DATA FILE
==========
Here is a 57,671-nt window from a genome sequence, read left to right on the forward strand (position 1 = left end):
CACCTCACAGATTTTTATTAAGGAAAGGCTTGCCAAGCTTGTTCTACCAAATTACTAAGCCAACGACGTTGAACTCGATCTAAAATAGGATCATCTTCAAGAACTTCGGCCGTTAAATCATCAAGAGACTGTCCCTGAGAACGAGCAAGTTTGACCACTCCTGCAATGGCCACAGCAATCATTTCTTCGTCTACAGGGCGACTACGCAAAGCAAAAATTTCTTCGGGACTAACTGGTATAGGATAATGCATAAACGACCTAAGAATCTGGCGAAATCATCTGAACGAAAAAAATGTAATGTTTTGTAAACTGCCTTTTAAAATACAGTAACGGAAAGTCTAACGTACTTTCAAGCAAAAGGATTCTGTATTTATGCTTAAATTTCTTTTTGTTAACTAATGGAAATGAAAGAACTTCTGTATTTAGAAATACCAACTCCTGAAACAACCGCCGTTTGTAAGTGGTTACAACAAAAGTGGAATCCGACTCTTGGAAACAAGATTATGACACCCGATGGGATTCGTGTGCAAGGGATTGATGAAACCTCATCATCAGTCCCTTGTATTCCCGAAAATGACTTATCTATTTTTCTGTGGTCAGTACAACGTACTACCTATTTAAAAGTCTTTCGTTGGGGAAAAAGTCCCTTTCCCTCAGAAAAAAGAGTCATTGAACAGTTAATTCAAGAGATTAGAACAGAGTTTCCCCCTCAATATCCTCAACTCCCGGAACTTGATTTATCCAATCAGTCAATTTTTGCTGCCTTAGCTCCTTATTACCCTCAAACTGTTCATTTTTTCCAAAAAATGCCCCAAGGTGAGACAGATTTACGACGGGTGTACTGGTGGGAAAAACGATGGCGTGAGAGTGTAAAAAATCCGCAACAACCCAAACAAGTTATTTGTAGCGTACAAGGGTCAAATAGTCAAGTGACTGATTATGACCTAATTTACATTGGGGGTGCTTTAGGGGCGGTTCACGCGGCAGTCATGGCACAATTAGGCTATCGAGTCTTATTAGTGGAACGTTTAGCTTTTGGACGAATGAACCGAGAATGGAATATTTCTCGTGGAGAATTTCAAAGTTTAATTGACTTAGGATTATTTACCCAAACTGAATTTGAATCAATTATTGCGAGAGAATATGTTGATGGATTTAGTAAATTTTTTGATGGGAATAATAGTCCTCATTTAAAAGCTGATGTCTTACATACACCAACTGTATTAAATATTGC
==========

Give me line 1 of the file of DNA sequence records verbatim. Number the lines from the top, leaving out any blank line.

Here is a 57,671-nt window from a genome sequence, read left to right on the forward strand (position 1 = left end):